Johann Theodor de Bry (aka Jean Théodore de Bry; Jan Dirk de Bry) 1561–1623)
“The Port of Lisbon”, c1592, engraved illustration on page 1 to the third part (of fourteen parts) of Hans Staden’s (c1525–c1576) “Great voyages”, titled: “Americae tertia pars Memorabile[m] provinciae Brasiliae historiam contine[n]s, Germanico primùm sermone scriptam à Ioa[n]ne Stadio Homburgensi Hesso, nunc autem Latinitate donatam à Teucrio Annaeo Priuato Colchanthe Po: & Med” (The third part of America contains the Memorable history of the province of Brazil, first written in German by Joanne Stadio Homburgensi Hesse, but now given in Latin by Teucrio Annaeus Priuato Colchanthe Po: & Med), published in 1592 in Frankfurt-am-Main possibly arranged by Sigismund Feyerabend (aka Sigmund Feyerabend; Sigmund Feierabend; Sigismund Feyrabend) (1528–1590) and later published in 1634 by Matthäus Merian I (aka Matthaeus Merian) (1593–1650).
Archive.org offers an online view of Staden’s publication and the context of this print: https://archive.org/details/americaetertiapa00stad_3/page/1/mode/1up.
The Historical Service of Defence/Department of the Navy (Paris) offers the following description of this print as showing (transl.) “the bank of the Tagus, between the Jardim do Tabaco (Tobacco Garden) and the Terreiro do Paço (Palace Square). We can observe the intense participation of Africans in the many activities that take place in the quay, in particular the operations of loading and unloading of goods, but also their use in navigation tasks, as rowers and especially as sailors. or crew members in Portuguese caravels” (http://histoire-du-portugal.blogspot.com/2014/04/le-port-de-lisbonne-gravure-du-xvieme.html).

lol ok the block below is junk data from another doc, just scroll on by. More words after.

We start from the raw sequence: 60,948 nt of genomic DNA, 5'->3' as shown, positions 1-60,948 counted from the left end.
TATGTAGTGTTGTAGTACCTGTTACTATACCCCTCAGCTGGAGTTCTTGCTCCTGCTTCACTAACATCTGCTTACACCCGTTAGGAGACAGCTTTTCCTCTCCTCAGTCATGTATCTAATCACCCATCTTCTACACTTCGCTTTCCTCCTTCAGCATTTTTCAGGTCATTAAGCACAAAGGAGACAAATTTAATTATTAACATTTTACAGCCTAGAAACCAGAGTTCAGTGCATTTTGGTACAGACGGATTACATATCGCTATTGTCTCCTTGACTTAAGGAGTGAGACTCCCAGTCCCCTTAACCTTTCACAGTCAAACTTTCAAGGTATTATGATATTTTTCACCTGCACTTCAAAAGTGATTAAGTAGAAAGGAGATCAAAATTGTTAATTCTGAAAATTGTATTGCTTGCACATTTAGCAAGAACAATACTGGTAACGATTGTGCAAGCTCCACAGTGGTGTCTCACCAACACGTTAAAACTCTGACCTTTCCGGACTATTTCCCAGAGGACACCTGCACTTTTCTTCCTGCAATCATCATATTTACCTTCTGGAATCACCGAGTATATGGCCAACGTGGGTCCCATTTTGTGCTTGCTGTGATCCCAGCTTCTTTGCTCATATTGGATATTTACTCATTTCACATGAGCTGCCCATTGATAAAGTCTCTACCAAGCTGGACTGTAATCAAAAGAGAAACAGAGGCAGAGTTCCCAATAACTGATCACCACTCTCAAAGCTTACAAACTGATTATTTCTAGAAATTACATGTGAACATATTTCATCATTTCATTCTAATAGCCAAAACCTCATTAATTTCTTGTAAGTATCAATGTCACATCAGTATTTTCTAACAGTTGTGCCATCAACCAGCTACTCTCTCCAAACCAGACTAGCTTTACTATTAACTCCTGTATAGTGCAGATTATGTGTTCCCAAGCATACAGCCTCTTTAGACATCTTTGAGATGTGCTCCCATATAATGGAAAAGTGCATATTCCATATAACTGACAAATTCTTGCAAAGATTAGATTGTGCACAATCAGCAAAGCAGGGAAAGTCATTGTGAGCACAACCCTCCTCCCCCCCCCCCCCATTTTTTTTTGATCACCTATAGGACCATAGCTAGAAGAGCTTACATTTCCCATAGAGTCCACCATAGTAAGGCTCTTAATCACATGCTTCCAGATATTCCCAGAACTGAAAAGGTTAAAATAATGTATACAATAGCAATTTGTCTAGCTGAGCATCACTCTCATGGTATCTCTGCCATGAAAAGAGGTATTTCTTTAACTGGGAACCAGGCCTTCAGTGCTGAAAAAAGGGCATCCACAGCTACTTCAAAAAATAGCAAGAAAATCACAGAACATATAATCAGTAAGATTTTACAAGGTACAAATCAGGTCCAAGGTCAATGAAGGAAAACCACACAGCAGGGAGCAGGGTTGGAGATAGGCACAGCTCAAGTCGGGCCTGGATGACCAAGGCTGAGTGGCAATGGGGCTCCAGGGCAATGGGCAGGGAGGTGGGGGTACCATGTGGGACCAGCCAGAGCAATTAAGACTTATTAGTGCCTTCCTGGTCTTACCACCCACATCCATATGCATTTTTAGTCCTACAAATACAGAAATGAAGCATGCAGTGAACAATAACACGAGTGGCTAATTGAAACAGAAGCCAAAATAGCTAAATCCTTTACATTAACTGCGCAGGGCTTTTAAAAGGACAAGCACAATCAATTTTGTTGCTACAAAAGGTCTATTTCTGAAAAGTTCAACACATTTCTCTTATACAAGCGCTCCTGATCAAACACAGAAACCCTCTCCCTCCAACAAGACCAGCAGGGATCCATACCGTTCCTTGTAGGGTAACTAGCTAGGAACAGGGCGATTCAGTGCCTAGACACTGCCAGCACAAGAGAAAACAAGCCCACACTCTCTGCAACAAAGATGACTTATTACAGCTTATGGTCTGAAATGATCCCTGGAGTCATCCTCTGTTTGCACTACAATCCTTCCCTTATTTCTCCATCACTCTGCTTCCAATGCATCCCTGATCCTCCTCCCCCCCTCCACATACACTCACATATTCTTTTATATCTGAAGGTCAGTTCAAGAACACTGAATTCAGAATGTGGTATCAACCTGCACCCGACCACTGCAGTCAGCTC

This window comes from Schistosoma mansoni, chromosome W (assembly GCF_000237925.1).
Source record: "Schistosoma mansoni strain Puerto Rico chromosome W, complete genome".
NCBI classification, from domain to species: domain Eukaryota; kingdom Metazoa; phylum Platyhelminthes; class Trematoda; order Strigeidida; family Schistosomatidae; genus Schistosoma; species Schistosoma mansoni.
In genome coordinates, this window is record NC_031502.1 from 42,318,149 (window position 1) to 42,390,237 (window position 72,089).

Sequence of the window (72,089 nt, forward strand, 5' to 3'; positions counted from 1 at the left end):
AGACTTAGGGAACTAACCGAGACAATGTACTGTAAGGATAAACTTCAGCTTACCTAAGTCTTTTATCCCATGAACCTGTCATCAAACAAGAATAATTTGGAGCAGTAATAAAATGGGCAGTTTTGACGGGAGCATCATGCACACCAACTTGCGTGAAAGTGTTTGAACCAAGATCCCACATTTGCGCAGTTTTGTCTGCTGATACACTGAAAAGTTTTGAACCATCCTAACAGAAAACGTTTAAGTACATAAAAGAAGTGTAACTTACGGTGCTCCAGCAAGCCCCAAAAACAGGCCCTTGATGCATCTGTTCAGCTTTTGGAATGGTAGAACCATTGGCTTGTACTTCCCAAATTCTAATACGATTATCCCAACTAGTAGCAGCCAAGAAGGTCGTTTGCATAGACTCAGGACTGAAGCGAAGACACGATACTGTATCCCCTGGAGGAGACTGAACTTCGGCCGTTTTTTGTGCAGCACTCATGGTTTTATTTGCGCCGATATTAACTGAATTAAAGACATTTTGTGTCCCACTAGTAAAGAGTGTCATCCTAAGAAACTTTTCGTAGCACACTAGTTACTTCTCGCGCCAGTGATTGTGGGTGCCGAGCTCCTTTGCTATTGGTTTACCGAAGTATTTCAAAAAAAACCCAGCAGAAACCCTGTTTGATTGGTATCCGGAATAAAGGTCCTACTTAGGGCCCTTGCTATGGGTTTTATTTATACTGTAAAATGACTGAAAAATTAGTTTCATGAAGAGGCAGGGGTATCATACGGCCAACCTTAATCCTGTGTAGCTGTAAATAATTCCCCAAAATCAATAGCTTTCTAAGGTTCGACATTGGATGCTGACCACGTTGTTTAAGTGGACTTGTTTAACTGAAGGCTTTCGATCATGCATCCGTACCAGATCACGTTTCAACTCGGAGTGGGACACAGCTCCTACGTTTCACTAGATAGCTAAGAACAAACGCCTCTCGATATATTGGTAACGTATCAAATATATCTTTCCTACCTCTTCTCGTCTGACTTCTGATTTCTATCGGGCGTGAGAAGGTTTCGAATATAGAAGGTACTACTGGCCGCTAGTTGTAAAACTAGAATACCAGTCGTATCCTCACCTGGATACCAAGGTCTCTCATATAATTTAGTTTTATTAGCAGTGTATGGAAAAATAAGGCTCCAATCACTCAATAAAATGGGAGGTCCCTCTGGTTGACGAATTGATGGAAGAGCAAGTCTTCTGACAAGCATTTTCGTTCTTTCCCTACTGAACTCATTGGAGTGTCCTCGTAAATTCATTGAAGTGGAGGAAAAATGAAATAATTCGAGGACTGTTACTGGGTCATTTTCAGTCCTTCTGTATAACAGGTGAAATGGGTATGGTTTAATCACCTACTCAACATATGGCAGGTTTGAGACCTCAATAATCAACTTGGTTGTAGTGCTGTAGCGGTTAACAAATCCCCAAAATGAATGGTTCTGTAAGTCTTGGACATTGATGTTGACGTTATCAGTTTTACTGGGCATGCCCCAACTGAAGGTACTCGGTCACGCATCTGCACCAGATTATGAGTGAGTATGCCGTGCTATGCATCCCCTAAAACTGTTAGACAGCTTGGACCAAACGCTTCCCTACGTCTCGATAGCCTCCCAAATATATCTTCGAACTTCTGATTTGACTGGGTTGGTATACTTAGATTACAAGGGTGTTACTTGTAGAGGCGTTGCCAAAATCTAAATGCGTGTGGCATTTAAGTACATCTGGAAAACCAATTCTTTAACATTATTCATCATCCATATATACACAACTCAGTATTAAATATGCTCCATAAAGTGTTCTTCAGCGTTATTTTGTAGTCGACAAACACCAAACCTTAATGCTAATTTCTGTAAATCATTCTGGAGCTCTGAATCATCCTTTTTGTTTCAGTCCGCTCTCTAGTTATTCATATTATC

Etching printed in umber ink on laid paper with watermark.
Size: (sheet) 21.1 x 23.4 cm; (image borderline) 15.8 x 19 cm.
Condition: a richly inked and well-printed lifetime impression (based on the quality of the line showing no sign of wear to the printing plate) with adequate/good margins in an excellent condition with no tears, holes, folds, abrasions or significant stains.
I am selling this superb etching showing Lisbon’s busy port in the 16th century marking the beginning of Hans Staden’s historically important account of his voyage to Brazil—one memorable experience that made my toes curl in horror was feeling Staden’s shock after finishing a “delicious soup” and discovering “in the bottom of the [soup] cauldron some small skulls, which he later found out to be those of the boys in his choir” (see https://en.wikipedia.org/wiki/Hans_Staden—for the total cost of AU$244 (currently US$163.84/EUR156.33/GBP134.56 at the time of this listing) including Express Mail (EMS) postage and handling to anywhere in the world, but not (of course) any import duties/taxes imposed by some countries.
If you are interested in purchasing this exceptionally rare and historically important early record port activities in the 16th century, please contact me (email@example.com) and I will send you a PayPal invoice to make the payment easy.
This print has been sold